FIG. 8 is a cross-sectional diagram of a camera having a flip-up/out type built-in flash lighting sub-assembly provided in accordance with a third preferred embodiment of the present invention.
The present invention is now discussed with reference to the drawing figures (FIGS. 1-8) that were briefly described above. A discussion of each preferred embodiment of the present invention is followed by a corresponding discussion of its operation. Unless otherwise specified, like parts and processes are referred to with like reference numerals.
FIG. 1 is a perspective view of a camera having a slide-type camera body which includes a built-in and self-contained flash lighting sub-assembly that is disposed in a slideable cover member which is shown in an open state according to a preferred embodiment of the present invention. In particular, FIG. 1 shows a camera 1 having a slide-type camera body 10. A lens barrel 11 which projects in the forward direction of the camera and which supports a photographic lens 11 a are disposed at the front of camera body 10. Additionally, up from the lens barrel 11 are light projecting and receiving windows 12 which are used for automatic focus (AF) detection. A release button 13 which may be operated (e.g., pressed) during photographic or imaging operations is disposed on the upper surface of camera body 10. A film cartridge 19 (FIGS. 4 and 5) is mounted in camera body 10 and houses a film F. Of course, if the camera is a digital or electronic camera, no film or film cartridge would be included.
In FIG. 1, a slideable cover member (slide cover) 20 has been slideably mounted to move in the direction indicated by the directional line marked “A-B” in engagement with slide rail 15 of camera body 10. Slide cover 20 is shown in FIG. 1 in an open/pulled-out state. Accordingly, sliding slide cover 20 toward direction A to abut abutment surface 16, causes photographic lens barrel 11 to collapse (FIG. 5) so that lens 11 a, light projecting and receiving windows 12, and release button 13 are enclosed by the slide cover 20 as shown in FIG. 2.
FIG. 3 shows an exploded perspective view of slide cover 20. FIG. 4 is a cross sectional diagram of the camera in a cross section at right angles to the photographic optical axis of the camera and, in particular, lens 11 a. FIG. 5, as noted above, is a cross sectional diagram taken along the line V—V as shown in FIG. 4. As shown in FIGS. 3-5, slide cover 20 is equipped with a front slide cover 21 which covers the forward surface of the camera, a front engagement member 22 which engages with slide rail 15 of camera body 10 via a catch 22 a, a rear engagement member 23 having a rail 23 a formed to engage with a catch (not shown in the drawings) disposed in the rear surface of camera body 10, and a rear slide cover 24 which covers a rear surface of camera body 10. Front slide cover 21, front engagement member 22, rear engagement member 23, and rear slide cover 24 are configured to be together. Front engagement member 22 and rear engagement member 23 are housed within front slide cover 21 and rear slide cover 24 (see FIGS. 1 and 2).
Mounted in front engagement member 22 are a light emitting unit 31 (e.g., a flash tube, etc.) configured to emit flash light in the direction of a subject to be imaged/photographed, a capacitor 32 which stores and supplies an electric charge to light emitting unit 31, and a strobe control circuit board 33 which controls the charging of the capacitor and the timing of strobe light emission. A step-up circuit which produces the high voltage necessary while charging the capacitor 32 is disposed in the strobe control circuit board 33.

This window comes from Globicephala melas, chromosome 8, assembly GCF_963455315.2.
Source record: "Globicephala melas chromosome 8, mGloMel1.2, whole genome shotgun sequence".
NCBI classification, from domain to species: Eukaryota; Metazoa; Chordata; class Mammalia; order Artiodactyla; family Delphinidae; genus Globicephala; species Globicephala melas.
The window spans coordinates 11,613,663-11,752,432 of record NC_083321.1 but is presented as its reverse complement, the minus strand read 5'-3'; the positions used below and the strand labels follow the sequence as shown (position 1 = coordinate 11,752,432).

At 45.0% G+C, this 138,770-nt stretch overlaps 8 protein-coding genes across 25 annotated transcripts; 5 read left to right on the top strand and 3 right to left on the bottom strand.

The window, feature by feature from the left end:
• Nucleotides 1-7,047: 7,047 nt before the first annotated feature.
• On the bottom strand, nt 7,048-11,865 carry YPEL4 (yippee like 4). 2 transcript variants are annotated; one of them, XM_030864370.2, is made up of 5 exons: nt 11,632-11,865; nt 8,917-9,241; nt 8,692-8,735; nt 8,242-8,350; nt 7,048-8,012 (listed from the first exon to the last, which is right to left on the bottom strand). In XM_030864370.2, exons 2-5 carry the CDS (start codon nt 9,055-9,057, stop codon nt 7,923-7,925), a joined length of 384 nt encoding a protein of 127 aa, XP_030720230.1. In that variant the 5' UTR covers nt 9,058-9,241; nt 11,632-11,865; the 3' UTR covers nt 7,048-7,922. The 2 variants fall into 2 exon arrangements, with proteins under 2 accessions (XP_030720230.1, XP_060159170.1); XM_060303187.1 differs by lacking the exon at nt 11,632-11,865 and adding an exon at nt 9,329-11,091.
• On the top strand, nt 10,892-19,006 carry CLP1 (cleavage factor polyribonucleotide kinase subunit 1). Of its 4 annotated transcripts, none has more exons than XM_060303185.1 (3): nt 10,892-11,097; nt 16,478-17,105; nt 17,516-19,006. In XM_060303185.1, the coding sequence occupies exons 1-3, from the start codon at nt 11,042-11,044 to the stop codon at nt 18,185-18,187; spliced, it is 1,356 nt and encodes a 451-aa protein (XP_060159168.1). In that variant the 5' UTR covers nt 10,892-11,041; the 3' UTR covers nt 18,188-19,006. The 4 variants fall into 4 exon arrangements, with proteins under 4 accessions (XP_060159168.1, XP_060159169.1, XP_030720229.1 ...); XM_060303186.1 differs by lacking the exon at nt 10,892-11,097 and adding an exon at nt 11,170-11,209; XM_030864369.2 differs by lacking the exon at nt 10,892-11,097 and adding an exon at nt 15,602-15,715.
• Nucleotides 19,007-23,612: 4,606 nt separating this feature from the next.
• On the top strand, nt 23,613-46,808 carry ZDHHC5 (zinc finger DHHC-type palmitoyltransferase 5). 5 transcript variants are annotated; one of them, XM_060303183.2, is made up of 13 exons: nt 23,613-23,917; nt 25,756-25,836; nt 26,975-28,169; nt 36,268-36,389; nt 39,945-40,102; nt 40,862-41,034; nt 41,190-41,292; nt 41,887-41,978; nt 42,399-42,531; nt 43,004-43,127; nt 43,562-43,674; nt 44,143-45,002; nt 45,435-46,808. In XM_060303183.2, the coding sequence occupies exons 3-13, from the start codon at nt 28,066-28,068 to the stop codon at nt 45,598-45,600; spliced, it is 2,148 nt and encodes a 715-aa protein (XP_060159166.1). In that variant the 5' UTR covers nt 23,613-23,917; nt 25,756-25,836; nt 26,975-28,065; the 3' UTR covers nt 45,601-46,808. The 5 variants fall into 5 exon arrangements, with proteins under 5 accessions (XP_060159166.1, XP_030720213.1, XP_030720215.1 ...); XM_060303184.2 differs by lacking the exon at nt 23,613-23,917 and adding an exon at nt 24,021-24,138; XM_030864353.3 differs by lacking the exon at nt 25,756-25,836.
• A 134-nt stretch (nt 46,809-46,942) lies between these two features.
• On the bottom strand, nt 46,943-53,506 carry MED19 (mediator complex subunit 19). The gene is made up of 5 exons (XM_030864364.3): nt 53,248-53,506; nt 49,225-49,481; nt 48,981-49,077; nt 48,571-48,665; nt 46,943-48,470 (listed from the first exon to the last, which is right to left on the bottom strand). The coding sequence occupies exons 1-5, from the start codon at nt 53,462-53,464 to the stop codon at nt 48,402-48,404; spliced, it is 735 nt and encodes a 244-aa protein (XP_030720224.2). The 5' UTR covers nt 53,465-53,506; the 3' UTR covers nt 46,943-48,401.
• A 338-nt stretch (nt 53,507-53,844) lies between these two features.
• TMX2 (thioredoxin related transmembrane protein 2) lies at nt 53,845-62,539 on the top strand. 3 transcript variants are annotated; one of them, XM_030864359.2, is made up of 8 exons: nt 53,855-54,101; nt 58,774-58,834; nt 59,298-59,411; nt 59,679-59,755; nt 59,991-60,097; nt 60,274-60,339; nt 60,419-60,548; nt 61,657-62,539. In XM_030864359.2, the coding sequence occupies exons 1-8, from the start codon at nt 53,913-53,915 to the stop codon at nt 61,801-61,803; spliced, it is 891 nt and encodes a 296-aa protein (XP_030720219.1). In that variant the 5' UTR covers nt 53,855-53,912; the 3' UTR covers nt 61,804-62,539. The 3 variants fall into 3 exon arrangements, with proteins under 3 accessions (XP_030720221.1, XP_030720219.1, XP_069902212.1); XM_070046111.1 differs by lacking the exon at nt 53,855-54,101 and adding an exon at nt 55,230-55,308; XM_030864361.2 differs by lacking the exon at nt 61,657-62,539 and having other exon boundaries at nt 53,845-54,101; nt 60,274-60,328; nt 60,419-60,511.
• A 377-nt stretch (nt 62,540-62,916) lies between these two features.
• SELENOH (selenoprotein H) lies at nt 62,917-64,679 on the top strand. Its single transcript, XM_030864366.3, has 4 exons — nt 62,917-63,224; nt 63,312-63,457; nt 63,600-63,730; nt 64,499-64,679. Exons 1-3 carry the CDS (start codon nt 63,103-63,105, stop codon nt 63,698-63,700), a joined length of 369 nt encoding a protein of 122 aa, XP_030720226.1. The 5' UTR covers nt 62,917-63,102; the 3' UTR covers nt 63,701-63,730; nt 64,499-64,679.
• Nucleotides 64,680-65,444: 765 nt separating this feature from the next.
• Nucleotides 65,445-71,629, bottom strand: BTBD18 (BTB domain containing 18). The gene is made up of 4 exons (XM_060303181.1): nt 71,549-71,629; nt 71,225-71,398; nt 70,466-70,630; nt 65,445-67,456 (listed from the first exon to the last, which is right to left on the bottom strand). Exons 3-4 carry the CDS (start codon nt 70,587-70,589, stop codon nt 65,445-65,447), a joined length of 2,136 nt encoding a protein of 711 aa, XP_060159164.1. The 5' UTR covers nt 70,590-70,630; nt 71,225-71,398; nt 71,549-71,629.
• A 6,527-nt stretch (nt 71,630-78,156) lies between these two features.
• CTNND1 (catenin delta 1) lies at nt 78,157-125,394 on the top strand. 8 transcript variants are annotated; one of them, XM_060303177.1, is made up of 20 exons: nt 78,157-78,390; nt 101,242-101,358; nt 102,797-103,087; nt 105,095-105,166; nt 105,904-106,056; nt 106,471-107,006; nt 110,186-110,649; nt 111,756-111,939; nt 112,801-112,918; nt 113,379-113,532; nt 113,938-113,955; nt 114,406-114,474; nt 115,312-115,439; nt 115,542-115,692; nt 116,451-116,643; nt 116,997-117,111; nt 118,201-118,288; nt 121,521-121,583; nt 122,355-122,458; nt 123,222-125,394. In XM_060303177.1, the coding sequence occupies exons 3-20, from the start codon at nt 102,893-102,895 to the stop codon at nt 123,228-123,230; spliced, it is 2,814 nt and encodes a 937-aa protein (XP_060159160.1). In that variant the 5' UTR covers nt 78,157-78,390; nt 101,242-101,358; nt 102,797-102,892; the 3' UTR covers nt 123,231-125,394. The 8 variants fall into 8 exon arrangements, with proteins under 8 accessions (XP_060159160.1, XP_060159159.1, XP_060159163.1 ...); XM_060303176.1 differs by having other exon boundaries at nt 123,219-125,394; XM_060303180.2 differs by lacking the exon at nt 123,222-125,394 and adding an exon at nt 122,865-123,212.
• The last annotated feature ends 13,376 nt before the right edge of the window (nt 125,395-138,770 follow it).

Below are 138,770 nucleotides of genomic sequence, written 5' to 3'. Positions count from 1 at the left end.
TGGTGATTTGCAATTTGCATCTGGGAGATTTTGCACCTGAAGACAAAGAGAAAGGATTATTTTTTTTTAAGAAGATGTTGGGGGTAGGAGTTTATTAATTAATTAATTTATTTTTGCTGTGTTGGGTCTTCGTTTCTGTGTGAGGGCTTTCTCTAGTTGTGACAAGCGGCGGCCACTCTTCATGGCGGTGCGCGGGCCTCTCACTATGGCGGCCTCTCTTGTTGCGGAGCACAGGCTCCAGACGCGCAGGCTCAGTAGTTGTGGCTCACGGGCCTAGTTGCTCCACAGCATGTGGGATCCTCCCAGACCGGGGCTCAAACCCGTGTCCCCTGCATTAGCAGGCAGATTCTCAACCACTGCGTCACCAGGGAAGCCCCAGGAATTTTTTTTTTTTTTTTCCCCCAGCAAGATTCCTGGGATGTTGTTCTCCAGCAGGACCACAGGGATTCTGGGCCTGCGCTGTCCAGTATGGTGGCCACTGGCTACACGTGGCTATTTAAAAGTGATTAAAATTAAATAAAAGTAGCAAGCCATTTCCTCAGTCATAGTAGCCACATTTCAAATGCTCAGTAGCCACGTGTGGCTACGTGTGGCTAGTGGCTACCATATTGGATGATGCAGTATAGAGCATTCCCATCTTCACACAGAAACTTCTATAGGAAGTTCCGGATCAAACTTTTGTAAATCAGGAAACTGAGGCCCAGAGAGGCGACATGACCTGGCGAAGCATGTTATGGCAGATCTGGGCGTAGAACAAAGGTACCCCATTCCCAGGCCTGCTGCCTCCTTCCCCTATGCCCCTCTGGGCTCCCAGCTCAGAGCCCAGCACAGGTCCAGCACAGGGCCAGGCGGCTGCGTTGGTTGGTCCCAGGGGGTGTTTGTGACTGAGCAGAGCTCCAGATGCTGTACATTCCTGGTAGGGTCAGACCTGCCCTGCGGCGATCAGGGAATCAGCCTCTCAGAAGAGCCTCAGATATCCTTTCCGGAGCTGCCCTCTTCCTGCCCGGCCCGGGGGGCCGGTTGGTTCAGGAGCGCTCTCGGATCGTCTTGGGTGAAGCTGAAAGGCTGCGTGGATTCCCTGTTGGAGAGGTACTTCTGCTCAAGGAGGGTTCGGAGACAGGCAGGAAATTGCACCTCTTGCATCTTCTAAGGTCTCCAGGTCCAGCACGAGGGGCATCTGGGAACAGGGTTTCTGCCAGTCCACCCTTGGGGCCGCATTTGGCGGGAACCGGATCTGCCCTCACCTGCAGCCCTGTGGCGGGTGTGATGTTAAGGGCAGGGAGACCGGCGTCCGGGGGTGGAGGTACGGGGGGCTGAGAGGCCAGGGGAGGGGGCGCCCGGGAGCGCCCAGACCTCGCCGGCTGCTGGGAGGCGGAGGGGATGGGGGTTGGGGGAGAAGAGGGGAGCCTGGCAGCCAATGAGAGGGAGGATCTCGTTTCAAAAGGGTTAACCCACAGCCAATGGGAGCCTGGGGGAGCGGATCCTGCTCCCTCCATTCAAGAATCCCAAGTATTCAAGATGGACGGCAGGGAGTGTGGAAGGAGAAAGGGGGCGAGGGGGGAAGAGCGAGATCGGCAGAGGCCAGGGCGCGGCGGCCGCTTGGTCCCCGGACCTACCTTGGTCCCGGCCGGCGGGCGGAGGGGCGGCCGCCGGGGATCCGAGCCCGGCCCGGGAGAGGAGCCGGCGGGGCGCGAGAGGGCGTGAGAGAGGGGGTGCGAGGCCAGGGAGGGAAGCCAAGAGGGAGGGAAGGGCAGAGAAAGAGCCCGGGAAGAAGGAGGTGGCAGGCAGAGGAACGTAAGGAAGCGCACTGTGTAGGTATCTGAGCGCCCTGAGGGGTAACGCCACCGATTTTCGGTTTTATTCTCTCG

Capacitor 32 and strobe control circuit board 33 are connected via lead wires 34. As shown in FIGS. 3 and 5, lead wires 34 are housed in a space between front engagement member 22 and front slide cover 21 formed by a concave portion 22 b of front engagement member 22. A light emission window 21 a is disposed in front slide cover 21, as shown in FIGS. 1 and 3, in order to allow radiation of light projected by light emitting unit 31 in a direction toward a subject to be imaged/photographed.
A flexible printed circuit board (FPC) 35 which extends from within camera body 10, is connected to strobe control circuit board 33. Strobe control signals are sent from a control circuit board 18 within camera body 10 to strobe control circuit board 33 via FPC 35. Additionally, a power supply voltage is supplied from a power source such as a battery (not shown in the drawing) within camera body 10 is communicated via FPC 35. When slide cover 20 is pushed in the direction marked as A in FIG. 1, FPC 35, as shown in FIG. 4, bends and is housed between camera body 10 and the slide cover 20. When the slide cover 20 is caused to move in the direction marked B in FIG. 1, FPC 35 extends, as shown in FIG. 6, so that the connection between strobe control circuit board 33 and camera body 10 is maintained. A pre-fabricated fold or bend is provided in FPC 35 so that it quickly and easily responds to movement of slide cover 20.
Operation of the flash lighting device of the camera shown in FIG. 1 is now described. First, when the power supply of the camera is placed into an ON state, the supply voltage of a battery, for example, is communicated via FPC 35 to a step-up circuit on strobe control circuit board 33, thus producing a high voltage for charging. The output of the step-up circuit is connected via a suitable series resistor to capacitor 32. Thereafter, the charging operation is performed via lead wires 34 until the necessary voltage is reached between the terminals of capacitor 32. On the other hand, during photography or other type imaging operations, a switching circuit disposed on strobe control circuit board 33 is set to an ON state and connects capacitor 32 and the light emitting unit 31 via lead wires 34. As a result, a large electric current is supplied from capacitor 32 to light emitting unit 31, and light emitting unit 31 thereafter emits flash light. This light is irradiated via the light emission window 21 to illuminate a subject to be photographed/imaged.